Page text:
Joint, or articular, cartilage covers the ends of bones and allows for joints to glide smoothly with minimal friction. Cartilage damage, or chondral defects, can be caused by acute trauma, such as a bad fall or sports-related injury, or by repetitive trauma, such as general wear over time. Unlike other tissues in the body, joint cartilage has no innate ability to repair itself, making any injury permanent. Left untreated, knee cartilage damage can deteriorate into debilitating osteoarthritis and chronic pain, ultimately necessitating a joint replacement procedure.
We estimate, based on internal research, that over 500,000 knee cartilage procedures are performed annually in the United States primarily in the form of debridement, microfracture, conventional autologous chondrocyte implantation (ACI) and osteochondral grafting. Debridement and microfracture procedures are the most frequently performed surgical procedures for the treatment of cartilage damage, accounting for an estimated 90% of all such procedures according to company research and materials from a 2009 meeting of the Cellular Tissue and Gene Therapies Advisory Committee of the FDA.
Debridement is an arthroscopic procedure that involves removal of injured or loose tissue debris, but does not attempt to repair cartilage damage. Debridement surgery typically reduces pain symptoms, but does not repair cartilage damage.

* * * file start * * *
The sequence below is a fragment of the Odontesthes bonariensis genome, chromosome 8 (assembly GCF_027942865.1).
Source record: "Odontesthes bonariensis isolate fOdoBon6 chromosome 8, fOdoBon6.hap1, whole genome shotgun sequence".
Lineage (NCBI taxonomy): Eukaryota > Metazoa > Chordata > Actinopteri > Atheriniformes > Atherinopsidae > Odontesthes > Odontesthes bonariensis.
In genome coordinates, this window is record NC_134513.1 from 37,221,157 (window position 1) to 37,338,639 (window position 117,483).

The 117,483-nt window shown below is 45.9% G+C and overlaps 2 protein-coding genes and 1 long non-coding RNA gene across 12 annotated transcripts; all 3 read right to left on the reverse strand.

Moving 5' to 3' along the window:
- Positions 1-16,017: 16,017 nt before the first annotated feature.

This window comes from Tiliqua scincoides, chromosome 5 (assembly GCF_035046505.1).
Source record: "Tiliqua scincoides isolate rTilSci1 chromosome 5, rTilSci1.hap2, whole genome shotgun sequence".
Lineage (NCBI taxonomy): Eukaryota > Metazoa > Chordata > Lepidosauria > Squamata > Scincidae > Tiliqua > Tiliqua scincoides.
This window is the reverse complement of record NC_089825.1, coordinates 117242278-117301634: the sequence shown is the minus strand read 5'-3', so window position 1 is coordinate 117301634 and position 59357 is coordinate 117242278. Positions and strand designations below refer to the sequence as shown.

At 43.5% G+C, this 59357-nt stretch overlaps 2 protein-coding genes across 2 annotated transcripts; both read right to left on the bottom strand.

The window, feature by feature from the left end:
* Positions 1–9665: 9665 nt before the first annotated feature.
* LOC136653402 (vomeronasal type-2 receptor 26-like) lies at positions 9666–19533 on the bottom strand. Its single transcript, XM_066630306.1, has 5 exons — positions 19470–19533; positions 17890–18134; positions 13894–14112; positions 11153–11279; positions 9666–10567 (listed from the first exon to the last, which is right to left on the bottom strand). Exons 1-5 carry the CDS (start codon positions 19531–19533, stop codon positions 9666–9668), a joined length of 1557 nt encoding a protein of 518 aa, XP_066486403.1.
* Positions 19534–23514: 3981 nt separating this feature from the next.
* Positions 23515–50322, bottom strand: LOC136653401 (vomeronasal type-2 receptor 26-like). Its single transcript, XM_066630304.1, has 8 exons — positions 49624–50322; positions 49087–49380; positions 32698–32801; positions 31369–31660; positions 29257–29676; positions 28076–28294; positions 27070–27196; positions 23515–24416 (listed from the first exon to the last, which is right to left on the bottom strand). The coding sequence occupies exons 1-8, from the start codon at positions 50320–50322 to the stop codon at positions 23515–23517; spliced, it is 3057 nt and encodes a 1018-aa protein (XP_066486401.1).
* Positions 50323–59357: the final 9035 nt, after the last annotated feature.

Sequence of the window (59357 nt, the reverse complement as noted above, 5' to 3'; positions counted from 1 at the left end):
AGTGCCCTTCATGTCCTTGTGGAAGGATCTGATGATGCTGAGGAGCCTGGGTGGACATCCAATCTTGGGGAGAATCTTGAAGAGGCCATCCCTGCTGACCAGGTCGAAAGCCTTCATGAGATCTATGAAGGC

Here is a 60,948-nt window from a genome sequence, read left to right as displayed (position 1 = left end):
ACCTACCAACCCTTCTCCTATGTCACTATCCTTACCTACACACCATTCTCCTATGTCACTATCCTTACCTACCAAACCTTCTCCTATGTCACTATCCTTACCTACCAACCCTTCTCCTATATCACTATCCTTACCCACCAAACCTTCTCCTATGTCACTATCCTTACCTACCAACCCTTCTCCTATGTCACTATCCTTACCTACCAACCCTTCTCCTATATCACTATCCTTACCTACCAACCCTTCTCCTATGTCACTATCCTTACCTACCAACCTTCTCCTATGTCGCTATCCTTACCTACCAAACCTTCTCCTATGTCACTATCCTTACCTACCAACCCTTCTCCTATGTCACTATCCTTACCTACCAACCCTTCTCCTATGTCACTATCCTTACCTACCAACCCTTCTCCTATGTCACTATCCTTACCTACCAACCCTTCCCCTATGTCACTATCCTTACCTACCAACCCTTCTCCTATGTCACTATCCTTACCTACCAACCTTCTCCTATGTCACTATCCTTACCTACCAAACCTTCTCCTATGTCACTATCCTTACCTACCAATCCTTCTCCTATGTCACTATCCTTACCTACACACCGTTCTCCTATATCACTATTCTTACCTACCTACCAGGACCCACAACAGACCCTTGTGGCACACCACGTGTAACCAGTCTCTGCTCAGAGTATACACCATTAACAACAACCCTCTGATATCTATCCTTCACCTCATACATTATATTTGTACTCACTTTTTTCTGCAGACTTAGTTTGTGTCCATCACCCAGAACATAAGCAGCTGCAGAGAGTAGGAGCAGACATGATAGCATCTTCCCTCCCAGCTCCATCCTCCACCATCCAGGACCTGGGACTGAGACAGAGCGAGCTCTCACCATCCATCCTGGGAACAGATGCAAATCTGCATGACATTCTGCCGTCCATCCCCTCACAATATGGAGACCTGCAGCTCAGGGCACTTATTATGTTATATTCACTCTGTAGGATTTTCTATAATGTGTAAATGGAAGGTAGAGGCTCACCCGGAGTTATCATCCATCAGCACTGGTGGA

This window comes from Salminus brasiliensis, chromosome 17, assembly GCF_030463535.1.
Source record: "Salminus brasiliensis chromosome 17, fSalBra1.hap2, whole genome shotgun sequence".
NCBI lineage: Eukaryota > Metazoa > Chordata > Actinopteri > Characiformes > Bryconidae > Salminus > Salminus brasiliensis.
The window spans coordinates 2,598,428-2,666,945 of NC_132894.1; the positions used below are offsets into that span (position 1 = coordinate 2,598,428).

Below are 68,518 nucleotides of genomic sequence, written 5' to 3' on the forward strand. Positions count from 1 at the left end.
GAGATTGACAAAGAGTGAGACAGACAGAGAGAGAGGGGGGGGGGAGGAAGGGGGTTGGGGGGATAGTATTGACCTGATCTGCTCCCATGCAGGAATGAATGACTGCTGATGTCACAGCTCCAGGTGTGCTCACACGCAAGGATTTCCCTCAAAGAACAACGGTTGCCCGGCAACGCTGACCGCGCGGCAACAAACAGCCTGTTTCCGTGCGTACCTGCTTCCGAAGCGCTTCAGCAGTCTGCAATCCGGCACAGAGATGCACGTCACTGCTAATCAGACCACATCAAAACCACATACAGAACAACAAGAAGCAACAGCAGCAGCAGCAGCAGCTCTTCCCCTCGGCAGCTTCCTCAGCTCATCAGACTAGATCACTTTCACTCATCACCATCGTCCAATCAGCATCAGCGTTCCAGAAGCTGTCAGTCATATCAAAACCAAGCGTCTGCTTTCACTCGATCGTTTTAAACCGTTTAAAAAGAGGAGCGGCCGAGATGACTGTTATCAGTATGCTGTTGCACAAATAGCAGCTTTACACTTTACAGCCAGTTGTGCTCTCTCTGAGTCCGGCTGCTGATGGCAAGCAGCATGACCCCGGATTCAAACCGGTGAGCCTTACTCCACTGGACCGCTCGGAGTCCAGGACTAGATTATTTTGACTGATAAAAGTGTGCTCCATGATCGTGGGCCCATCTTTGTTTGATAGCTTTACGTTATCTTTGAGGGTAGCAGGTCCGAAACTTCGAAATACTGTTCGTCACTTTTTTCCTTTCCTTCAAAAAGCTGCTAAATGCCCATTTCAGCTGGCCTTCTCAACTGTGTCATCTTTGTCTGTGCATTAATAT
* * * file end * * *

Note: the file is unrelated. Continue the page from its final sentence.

Microfracture is considered the current standard of care for chondral defects due to its ability to improve symptoms in specific types of patients, its simplicity, its safety profile and the lack of other viable alternatives. However, microfracture has been unsuccessful in reliably solving the underlying problem of cartilage damage because the repair tissue formed by the procedure is often fibrous cartilage, or scar tissue, that is incapable of withstanding the normal shock and shear forces that joint cartilage sustains.
In addition to its inability to solve the underlying problem – damage to the articular cartilage – microfracture is associated with numerous other drawbacks and limitations, including the following:
- Modest and Variable Efficacy
- Limited Long-Term Patient Benefits
- Extended Patient Recovery
ACI and osteochondral grafting are procedures generally reserved either for patients who have failed prior cartilage procedures or those with very large cartilage defects. While studies indicate beneficial outcomes for patients receiving these treatments, both have drawbacks and limitations similar to those affecting debridement and , and also are associated with the following:
- Technically Demanding Surgeries
- Negative Safety Profile
- Two-year clinical endpoints